As we begin 2014, investors are faced with two paramount questions:  (1) what will the Federal Reserve do; and (2) how should they react to what the Federal Reserve does?  Neither question is particularly easy to answer, but we can make some reasonable judgments about both of them.

 

What Will Federal Reserve Do?

The Federal Reserve answered the first question on Dec. 18 when it announced that it would begin tapering its quantitative easing policy sometime in the first quarter of 2014.  The S&P 500 rallied by 29.65 points (1.66 percent) after the announcement.  Investors appeared to read the Federal Reserve’s decision as an indication that the economy is strengthening and should support higher stock prices.  The Federal Reserve’s balance sheet is now $4 trillion (in round numbers) and should reach somewhere in the vicinity of $4.5 trillion before it stops monetizing the deficit. While investors greeted the news of tapering with open arms, they shouldn’t forget that the annual federal deficit has only temporarily dipped below $1 trillion and will soon return to that number if interest rates normalize or entitlement spending is not reformed. 

While correlation isn’t causation, there’s been a roughly 90 percent correlation between the growth of the Federal Reserve’s balance sheet and the rise in the S&P 500 since 2009.  Now that the growth in the Federal Reserve’s balance sheet is certain to slow, investors have to ask whether the S&P 500 will continue to rise as it has over the last five years.  While stock prices aren’t generaly considered expensive, they’re certainly not cheap and have undoubtedly been abetted by the Federal Reserve’s policies.  As those policies change, it’s arguable that less money will flow into stocks, which could lead to a sell-off (it’s not a certainty because investors could shift funds out of bonds into stocks to make up the difference for some period of time).  Because of the fact that valuations aren’t extreme except in certain pockets of the market (some technology and Internet-related stocks), any sell-off triggered by Federal Reserve actions should be limited to no more than 5 percent to 10 percent.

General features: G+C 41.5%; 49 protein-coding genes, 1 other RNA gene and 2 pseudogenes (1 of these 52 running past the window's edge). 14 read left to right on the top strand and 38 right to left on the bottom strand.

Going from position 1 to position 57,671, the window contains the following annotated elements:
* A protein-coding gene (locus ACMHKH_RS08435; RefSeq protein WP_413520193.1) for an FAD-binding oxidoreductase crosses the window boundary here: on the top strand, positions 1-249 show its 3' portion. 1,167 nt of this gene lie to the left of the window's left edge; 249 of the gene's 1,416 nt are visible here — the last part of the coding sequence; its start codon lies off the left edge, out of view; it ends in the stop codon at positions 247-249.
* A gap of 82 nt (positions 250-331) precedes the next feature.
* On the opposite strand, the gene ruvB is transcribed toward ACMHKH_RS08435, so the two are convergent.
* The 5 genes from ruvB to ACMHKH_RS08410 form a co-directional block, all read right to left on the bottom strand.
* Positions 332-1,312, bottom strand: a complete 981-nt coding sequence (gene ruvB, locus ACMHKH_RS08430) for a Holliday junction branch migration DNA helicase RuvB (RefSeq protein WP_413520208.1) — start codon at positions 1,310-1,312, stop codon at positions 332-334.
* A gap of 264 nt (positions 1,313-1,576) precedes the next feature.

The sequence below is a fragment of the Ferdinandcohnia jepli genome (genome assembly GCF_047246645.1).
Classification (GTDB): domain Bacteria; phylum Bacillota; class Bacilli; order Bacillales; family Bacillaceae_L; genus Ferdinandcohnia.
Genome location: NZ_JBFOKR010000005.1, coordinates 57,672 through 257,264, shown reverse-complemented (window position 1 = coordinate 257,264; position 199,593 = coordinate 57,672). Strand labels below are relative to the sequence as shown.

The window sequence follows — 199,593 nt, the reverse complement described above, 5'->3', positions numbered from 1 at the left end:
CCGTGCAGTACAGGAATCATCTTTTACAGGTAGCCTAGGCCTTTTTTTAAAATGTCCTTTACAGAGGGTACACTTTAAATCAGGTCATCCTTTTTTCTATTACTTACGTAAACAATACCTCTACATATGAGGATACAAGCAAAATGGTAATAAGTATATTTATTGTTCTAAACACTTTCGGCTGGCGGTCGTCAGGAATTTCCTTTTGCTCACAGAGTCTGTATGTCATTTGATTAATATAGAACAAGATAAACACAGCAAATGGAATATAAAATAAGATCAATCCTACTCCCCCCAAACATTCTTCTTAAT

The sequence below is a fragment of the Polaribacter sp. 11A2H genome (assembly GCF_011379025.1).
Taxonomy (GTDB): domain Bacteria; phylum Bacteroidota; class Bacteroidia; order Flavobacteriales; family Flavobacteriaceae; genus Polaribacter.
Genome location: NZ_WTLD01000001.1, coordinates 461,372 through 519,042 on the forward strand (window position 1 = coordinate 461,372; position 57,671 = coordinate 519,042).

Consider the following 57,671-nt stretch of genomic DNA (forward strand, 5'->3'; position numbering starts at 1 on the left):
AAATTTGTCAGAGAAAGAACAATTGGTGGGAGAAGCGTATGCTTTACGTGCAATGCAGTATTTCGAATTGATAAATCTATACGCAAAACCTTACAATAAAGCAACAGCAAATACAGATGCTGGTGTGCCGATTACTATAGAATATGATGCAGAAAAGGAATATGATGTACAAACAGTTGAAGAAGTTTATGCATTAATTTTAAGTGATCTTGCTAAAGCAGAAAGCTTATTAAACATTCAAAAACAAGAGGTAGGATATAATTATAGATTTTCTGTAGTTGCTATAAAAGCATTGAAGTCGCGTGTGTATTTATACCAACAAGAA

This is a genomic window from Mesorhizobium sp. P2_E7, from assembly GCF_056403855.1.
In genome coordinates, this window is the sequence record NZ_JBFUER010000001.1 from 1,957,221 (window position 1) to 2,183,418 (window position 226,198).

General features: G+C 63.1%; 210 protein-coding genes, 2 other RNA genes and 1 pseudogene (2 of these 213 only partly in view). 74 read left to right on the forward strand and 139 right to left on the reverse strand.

There’s no guarantee, however, that stocks won’t sell off more severely as the Federal Reserve changes policy.   As Randall Forsythe noted recently in Barron’s, every market crisis over the past 40 years was associated with a tightening in Federal Reserve policy.   That alone should keep investors on their toes. Even worse, each succeeding crisis has been more severe than the last.  While the financial markets and global economy appear calm on the surface, there are destabilizing imbalances at work underneath.  As long as the markets live by the sword of the Federal Reserve, they’re subject to dying by that same sword.  Janet Yellen and her colleagues are facing an epic challenge that’s rarely if ever been achieved: tightening monetary policy without roiling markets.  Betting on that outcome would be imprudent.

 

How to Invest?

Investors are then left with answering the question of how to invest in such a scenario. The answer is to invest in equities that are reasonably valued, which means those trading at less than 80 percent of the current price/earnings multiple.  They should reduce their holdings in any types of investment grade-rated bonds, including municipal bonds and Treasuries.  Those bonds – particularly ones with maturities of over seven years – are likely to produce another year of negative returns in 2014 (as they did in 2013).  Investors who can access alternative strategies that engage in true hedging should do so.  What investors should not do, above all, is expect a re-run of 2013.  History may rhyme, as Mark Twain said, but it doesn’t rhyme in couplets.